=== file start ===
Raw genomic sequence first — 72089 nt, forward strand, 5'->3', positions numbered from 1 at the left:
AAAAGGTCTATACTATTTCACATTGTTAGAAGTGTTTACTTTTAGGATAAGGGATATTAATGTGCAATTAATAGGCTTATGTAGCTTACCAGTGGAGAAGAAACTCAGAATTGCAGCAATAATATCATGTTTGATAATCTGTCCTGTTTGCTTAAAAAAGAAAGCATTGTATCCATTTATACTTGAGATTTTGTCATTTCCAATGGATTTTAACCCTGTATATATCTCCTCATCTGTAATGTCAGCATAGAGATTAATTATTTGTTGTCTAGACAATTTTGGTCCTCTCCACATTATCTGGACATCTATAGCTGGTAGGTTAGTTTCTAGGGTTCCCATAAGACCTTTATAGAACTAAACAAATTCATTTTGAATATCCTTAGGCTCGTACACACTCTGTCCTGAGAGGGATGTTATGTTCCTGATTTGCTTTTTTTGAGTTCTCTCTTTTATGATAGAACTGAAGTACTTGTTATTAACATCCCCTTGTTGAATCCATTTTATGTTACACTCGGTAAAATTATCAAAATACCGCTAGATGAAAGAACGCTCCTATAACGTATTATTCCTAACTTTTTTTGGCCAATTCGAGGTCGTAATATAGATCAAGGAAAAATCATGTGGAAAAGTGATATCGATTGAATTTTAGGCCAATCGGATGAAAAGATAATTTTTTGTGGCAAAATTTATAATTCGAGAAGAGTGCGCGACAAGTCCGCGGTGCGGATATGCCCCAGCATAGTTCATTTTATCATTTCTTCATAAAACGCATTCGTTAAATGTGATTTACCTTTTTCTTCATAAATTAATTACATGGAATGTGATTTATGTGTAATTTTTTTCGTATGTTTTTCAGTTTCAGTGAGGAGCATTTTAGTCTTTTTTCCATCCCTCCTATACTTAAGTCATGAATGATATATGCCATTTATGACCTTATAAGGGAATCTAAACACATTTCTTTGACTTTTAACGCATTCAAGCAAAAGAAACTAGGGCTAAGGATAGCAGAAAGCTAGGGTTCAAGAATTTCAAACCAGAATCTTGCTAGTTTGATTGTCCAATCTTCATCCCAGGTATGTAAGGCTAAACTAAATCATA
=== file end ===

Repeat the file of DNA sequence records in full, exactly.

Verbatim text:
Raw genomic sequence first — 72089 nt, forward strand, 5'->3', positions numbered from 1 at the left:
AAAAGGTCTATACTATTTCACATTGTTAGAAGTGTTTACTTTTAGGATAAGGGATATTAATGTGCAATTAATAGGCTTATGTAGCTTACCAGTGGAGAAGAAACTCAGAATTGCAGCAATAATATCATGTTTGATAATCTGTCCTGTTTGCTTAAAAAAGAAAGCATTGTATCCATTTATACTTGAGATTTTGTCATTTCCAATGGATTTTAACCCTGTATATATCTCCTCATCTGTAATGTCAGCATAGAGATTAATTATTTGTTGTCTAGACAATTTTGGTCCTCTCCACATTATCTGGACATCTATAGCTGGTAGGTTAGTTTCTAGGGTTCCCATAAGACCTTTATAGAACTAAACAAATTCATTTTGAATATCCTTAGGCTCGTACACACTCTGTCCTGAGAGGGATGTTATGTTCCTGATTTGCTTTTTTTGAGTTCTCTCTTTTATGATAGAACTGAAGTACTTGTTATTAACATCCCCTTGTTGAATCCATTTTATGTTACACTCGGTAAAATTATCAAAATACCGCTAGATGAAAGAACGCTCCTATAACGTATTATTCCTAACTTTTTTTGGCCAATTCGAGGTCGTAATATAGATCAAGGAAAAATCATGTGGAAAAGTGATATCGATTGAATTTTAGGCCAATCGGATGAAAAGATAATTTTTTGTGGCAAAATTTATAATTCGAGAAGAGTGCGCGACAAGTCCGCGGTGCGGATATGCCCCAGCATAGTTCATTTTATCATTTCTTCATAAAACGCATTCGTTAAATGTGATTTACCTTTTTCTTCATAAATTAATTACATGGAATGTGATTTATGTGTAATTTTTTTCGTATGTTTTTCAGTTTCAGTGAGGAGCATTTTAGTCTTTTTTCCATCCCTCCTATACTTAAGTCATGAATGATATATGCCATTTATGACCTTATAAGGGAATCTAAACACATTTCTTTGACTTTTAACGCATTCAAGCAAAAGAAACTAGGGCTAAGGATAGCAGAAAGCTAGGGTTCAAGAATTTCAAACCAGAATCTTGCTAGTTTGATTGTCCAATCTTCATCCCAGGTATGTAAGGCTAAACTAAATCATA